Tagged with " dawson attractions"
Sep 11, 2010 -

Parks Canada’s Bear Creek Compound

Parks Canada’s Bear Creek Compound is somewhat legendary in Dawson as few have stepped foot in it. Today, for the first time in at least seven years, and possibly for the last time, the compound was opened to the public for a few hours. Checking it out seemed like a good use of my afternoon break!

From the Parks Canada website:

Bear Creek is an industrial complex of some 65 buildings and related structures located in the Klondike River Valley, 10 kilometres east of Dawson City. From 1905 to 1966, Bear Creek was the Klondike headquarters for corporate mining interests, acting as the administrative and repair centre for the goldfield’s dredging operations. These huge dredges worked the goldfields, replacing the small individual miner of the gold rush and ensuring the viability of gold mining as a profitable business up until 1966.

(For a refresher course on dredges, go back to my post about Dredge No. 4.)

Parks Canada acquired the complex in 1975 but because of environmental concerns could not do too much with it. One of the biggest hazards is the mercury that was used in the gold extraction process. The cost of rehabilitating the site to make it safe for the public would be prohibitive. Today, Parks Canada mostly uses the buildings for storage, but there is one garage left for repairing big machinery.

Visiting the compound was an extraordinary experience. The majority of the buildings are in some stage of decay, mostly advanced, and many have artifacts left in situ, as though time has stood still. It reminded me a lot of touring Alcatraz, actually, and the weight of history was incredibly present.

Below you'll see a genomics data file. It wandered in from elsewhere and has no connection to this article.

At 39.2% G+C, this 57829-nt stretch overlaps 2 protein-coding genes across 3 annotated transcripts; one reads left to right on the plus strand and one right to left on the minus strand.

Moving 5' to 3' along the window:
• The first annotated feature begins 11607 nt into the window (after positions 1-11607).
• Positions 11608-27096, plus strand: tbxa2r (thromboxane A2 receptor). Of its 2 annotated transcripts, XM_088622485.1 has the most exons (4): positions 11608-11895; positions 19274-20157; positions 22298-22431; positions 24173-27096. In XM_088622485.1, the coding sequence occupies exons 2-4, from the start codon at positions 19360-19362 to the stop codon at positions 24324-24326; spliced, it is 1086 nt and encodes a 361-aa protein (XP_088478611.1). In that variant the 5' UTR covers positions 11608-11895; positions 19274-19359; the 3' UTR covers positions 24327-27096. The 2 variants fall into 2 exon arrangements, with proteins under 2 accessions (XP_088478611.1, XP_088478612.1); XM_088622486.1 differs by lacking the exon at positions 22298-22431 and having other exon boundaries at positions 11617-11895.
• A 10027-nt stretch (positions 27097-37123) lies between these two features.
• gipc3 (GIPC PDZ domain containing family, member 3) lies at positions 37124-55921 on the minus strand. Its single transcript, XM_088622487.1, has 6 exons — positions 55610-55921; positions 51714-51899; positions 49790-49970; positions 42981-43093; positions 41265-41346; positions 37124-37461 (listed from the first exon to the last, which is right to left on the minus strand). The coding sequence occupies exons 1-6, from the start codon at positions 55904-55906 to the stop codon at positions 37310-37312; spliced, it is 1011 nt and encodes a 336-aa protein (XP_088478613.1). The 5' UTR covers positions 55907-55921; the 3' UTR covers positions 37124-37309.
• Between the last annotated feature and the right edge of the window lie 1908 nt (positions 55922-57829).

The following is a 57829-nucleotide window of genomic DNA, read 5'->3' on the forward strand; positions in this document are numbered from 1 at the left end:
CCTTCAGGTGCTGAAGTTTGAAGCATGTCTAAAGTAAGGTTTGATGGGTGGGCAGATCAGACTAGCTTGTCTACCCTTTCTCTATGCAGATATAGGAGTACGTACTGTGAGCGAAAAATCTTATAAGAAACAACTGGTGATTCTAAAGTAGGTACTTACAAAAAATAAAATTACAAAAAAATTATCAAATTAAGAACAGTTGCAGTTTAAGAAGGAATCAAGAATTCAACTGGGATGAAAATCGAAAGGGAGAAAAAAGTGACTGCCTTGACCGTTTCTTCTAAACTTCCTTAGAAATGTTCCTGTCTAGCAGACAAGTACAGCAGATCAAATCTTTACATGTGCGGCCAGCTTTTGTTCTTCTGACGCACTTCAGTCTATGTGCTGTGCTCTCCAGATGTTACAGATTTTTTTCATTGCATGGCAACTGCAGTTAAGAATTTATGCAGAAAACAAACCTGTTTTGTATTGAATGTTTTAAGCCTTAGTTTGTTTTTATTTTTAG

I feel privileged to have had the opportunity to tour the Bear Creek compound. What a way to conclude my stay in the Klondike!

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Jun 20, 2010 -

The Dawson City Museum

Curiosity got the best of me this afternoon and I decided to use my break to check out the Dawson City Museum. As side note, this was the first time I had to pay admission to a Dawson attraction. The fee is $9 for adults, but I was given the student rate of $7.50. Even at nine bucks, I wouldn’t have squawked!

The museum is housed in the old Territorial Administration Building and contains enough exhibits to occupy an hour or two. It is the ubiquitous museum found in capital cities that discusses the history of the area from prehistoric times to today.

My trip to the museum answered one of the most burning questions I have been pondering about placer mining: why were shafts dug in the winter when the ground had to be thawed. Surely, that was a lot of work! The answer is that by digging in the winter, the miners didn’t need to build supports for the shafts.

The Dawson City Museum is a respectable institution that offers good value for the admission charge. It sums up most of the other attractions and is probably the one thing you should see if you only have an afternoon in Dawson. But, oh, what a shame that would be. 🙂

I still have quite a few attractions left to see, but am glad that I have now nailed down all the big ones!

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Jun 15, 2010 -

Improvements to the 9th Ave and Lookout Trails

The Dawson parks and recreation folks have been busy making wonderful improvements to the 9th Ave and Lookout Trails. I borrowed Oz this afternoon and set off for the Lookout to see what was the same and what was different.

There are three changes to the Lookout Trail:

1) the trailhead is now clearly marked and easy to find;

2) the Ninth Ave trail follows the Lookout Trail for a spell and then branches off to the left; I’ll need to come back to see how far it goes;

3) the Lookout Trail is slowly being extended up towards the Slide. There was a bit of a trail last year, but now it is obviously being turned into a proper, maintained, trail.

Good job, parks and rec!

Oz was great; curious but not to the point of tugging at his leash and willing to match my pace. I love our dates! 😀

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